Episode #32 – Reframing How Doctors Make Clinical Decisions – Dave Slawson MD, International Lecturer in Evidence-Informed Decision Making

Episode #32  – Reframing How Doctors Make Clinical Decisions – an interview with Dave Slawson MD, Professor of Family Medicine & Internationally Renowned Lecturer in Evidence-Informed Decision Making & Information Mastery.

The literature would suggest that a significant percentage of clinical decision making is not well supported by evidence-based literature. Given the vastness of the emerging literature, combined with how rapidly it changes, it’s nearly impossible for any individual provider to keep up. Compounding this issue is the fact that the physiology-based reasoning we were all taught is no longer adequate.  Adding fuel to the fire is the predominant fee-for-service reimbursement system which strongly incentivizes providers to do more rather than less; and a tort reform system which also compels providers to do more rather than less.

Fortunately, Dr. Slawson and his colleague – Allen Shaughnessy PharmD, along with many other informaticists and evidence-based experts, have been working on a solution.  In this interview you’ll hear how he and his colleagues have reframed the way physicians and other healthcare providers can and should go about making evidence-based decisions.

Here are some highlights:

  1. The most significant shift required in our clinical reasoning and decision making is to what Dr. Slawson describes as “probabilistic analytics & science”. This quantitative approach disrupts the inherent fallacies of human decision making.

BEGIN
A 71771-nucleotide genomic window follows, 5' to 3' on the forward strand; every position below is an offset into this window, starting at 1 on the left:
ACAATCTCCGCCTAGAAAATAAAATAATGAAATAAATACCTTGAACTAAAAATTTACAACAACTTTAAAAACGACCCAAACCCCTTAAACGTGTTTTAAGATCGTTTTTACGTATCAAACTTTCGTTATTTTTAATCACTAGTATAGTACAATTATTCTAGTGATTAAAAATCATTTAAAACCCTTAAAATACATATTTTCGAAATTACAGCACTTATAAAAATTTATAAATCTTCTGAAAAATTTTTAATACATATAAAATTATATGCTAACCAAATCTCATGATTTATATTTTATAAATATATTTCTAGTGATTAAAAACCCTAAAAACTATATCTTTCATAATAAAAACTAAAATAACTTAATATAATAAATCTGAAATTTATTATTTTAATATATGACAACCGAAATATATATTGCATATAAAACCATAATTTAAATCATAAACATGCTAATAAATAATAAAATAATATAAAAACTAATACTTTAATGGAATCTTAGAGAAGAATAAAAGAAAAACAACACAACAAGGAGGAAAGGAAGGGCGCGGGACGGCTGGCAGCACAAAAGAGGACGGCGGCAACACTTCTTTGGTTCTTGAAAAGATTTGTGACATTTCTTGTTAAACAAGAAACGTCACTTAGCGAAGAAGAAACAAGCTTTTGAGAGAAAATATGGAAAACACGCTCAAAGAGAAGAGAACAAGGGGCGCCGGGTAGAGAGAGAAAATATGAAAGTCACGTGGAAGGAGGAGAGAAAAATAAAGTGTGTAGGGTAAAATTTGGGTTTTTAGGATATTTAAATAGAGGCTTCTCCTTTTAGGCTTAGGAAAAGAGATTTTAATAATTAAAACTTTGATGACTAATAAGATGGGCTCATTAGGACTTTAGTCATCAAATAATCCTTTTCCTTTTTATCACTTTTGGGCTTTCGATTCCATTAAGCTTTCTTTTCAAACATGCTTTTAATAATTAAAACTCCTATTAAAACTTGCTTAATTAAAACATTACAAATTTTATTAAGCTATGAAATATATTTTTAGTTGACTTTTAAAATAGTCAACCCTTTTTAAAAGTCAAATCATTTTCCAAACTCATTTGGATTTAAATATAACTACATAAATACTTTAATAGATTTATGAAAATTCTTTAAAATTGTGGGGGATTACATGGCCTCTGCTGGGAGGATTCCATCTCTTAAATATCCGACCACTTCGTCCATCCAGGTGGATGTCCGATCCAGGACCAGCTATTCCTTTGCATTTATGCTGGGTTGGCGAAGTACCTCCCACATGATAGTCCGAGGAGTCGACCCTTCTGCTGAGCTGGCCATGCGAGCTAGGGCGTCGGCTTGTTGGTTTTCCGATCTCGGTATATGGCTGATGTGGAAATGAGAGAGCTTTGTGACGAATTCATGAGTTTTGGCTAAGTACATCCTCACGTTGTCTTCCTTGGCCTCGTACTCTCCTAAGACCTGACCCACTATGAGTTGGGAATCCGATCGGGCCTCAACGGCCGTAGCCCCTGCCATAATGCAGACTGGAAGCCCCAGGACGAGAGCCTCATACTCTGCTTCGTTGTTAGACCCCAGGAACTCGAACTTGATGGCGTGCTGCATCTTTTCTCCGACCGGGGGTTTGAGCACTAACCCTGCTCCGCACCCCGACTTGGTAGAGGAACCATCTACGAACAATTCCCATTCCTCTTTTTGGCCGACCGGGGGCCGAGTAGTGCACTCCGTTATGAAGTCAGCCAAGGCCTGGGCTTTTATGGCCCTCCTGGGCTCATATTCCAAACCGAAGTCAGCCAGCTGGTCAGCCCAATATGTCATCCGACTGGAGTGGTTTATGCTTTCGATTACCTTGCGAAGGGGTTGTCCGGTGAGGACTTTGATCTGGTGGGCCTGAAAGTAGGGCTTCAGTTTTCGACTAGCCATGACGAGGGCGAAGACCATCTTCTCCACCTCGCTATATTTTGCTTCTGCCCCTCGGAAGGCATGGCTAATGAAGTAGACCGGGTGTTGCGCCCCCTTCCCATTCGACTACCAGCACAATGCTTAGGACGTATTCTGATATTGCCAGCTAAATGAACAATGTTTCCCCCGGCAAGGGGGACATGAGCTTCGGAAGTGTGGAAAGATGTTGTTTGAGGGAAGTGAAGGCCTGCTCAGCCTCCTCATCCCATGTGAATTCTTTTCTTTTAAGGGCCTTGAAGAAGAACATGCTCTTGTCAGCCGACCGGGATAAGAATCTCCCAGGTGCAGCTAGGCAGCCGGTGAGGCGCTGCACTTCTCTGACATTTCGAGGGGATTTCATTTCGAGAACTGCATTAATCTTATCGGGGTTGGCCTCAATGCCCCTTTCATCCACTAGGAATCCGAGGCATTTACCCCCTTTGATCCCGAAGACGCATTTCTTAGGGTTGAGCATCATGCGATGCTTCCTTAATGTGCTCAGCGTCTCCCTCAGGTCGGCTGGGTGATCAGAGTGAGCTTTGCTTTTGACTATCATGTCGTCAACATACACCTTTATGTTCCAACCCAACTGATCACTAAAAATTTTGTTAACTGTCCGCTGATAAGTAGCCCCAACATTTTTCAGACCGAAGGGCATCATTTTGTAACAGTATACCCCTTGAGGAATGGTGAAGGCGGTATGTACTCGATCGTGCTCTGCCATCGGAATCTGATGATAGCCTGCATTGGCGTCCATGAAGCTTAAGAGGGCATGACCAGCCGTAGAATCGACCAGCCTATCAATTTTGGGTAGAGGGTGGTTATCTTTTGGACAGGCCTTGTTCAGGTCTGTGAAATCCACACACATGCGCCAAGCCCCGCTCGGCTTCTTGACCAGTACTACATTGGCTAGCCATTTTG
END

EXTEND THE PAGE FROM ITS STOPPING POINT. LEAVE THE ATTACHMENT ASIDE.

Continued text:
2. We need to shift from process metrics to outcome metrics. This is a shift from treating the numbers, such as blood glucose, to treating the patient – that is, focusing on the outcomes that matter, such as heart attacks, strokes and deaths.
  3. The shift to consumer-centricity & shared decision making is also of utmost importance. If decisions are, in fact, going to be made about value-based outcomes; and if we agree that patients, as consumers, define the value proposition; then any decision that is made without the patient’s shared input and preferences is going to be flawed.
  4. This approach, far from being a ‘cook-book medicine’ imposition on providers, actually offers immense support and guidance. It will improve the clinical care of patients; and it will provide much needed relief for physicians  – allowing them the time and energy to focus their attention on their patients, instead of constantly hunting and foraging for the latest clinical updates.

One of the most meaningful messages that Dr. Slawson leaves us with is a “prescription to say ‘No’.”  ‘No’ to unnecessary tests, imaging studies and invasive diagnostics. ‘No’ to wasteful and potentially harmful medications & treatments that are not indicated. ‘No’ to making decisions based on outmoded data and antiquated reasoning.

One of the major lessons I came away with from this dialogue is that it’s not only what we do that can make a difference; it’s what we can stop doing that can really make a demonstrable positive difference in improving patient care and health outcomes.

As always, I hope you get as much out of this interview as i have!